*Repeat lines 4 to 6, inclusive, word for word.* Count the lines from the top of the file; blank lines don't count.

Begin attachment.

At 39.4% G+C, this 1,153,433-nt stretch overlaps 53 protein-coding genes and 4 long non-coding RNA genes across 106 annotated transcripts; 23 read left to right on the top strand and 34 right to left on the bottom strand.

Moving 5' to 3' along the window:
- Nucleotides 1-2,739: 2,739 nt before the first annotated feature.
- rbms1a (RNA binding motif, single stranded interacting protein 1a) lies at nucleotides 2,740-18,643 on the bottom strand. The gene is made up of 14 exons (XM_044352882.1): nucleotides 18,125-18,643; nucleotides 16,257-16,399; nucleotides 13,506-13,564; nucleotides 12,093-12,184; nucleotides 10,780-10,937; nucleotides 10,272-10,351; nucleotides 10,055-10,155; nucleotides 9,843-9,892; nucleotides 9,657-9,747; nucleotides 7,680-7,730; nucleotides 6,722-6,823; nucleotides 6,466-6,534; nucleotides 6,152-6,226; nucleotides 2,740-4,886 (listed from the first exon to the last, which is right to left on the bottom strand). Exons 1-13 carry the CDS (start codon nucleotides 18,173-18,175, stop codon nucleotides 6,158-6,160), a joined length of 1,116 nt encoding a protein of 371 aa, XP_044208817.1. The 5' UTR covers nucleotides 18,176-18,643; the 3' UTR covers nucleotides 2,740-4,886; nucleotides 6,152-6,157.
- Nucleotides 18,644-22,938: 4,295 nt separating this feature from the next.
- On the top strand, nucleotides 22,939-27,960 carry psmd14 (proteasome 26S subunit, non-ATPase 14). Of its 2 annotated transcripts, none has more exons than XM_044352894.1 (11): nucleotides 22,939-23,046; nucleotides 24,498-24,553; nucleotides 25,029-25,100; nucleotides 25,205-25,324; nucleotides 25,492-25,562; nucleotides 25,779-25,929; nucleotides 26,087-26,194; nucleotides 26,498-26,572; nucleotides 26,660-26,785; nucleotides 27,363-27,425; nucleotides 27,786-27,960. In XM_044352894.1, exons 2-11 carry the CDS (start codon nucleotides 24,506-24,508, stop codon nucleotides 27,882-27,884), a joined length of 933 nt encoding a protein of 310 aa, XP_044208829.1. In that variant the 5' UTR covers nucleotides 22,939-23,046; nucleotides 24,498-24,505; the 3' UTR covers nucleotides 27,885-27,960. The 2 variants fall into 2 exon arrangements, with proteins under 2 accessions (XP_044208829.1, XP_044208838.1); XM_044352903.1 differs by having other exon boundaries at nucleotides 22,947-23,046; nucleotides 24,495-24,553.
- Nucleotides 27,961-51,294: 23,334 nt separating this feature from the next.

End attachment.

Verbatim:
- rbms1a (RNA binding motif, single stranded interacting protein 1a) lies at nucleotides 2,740-18,643 on the bottom strand. The gene is made up of 14 exons (XM_044352882.1): nucleotides 18,125-18,643; nucleotides 16,257-16,399; nucleotides 13,506-13,564; nucleotides 12,093-12,184; nucleotides 10,780-10,937; nucleotides 10,272-10,351; nucleotides 10,055-10,155; nucleotides 9,843-9,892; nucleotides 9,657-9,747; nucleotides 7,680-7,730; nucleotides 6,722-6,823; nucleotides 6,466-6,534; nucleotides 6,152-6,226; nucleotides 2,740-4,886 (listed from the first exon to the last, which is right to left on the bottom strand). Exons 1-13 carry the CDS (start codon nucleotides 18,173-18,175, stop codon nucleotides 6,158-6,160), a joined length of 1,116 nt encoding a protein of 371 aa, XP_044208817.1. The 5' UTR covers nucleotides 18,176-18,643; the 3' UTR covers nucleotides 2,740-4,886; nucleotides 6,152-6,157.
- Nucleotides 18,644-22,938: 4,295 nt separating this feature from the next.
- On the top strand, nucleotides 22,939-27,960 carry psmd14 (proteasome 26S subunit, non-ATPase 14). Of its 2 annotated transcripts, none has more exons than XM_044352894.1 (11): nucleotides 22,939-23,046; nucleotides 24,498-24,553; nucleotides 25,029-25,100; nucleotides 25,205-25,324; nucleotides 25,492-25,562; nucleotides 25,779-25,929; nucleotides 26,087-26,194; nucleotides 26,498-26,572; nucleotides 26,660-26,785; nucleotides 27,363-27,425; nucleotides 27,786-27,960. In XM_044352894.1, exons 2-11 carry the CDS (start codon nucleotides 24,506-24,508, stop codon nucleotides 27,882-27,884), a joined length of 933 nt encoding a protein of 310 aa, XP_044208829.1. In that variant the 5' UTR covers nucleotides 22,939-23,046; nucleotides 24,498-24,505; the 3' UTR covers nucleotides 27,885-27,960. The 2 variants fall into 2 exon arrangements, with proteins under 2 accessions (XP_044208829.1, XP_044208838.1); XM_044352903.1 differs by having other exon boundaries at nucleotides 22,947-23,046; nucleotides 24,495-24,553.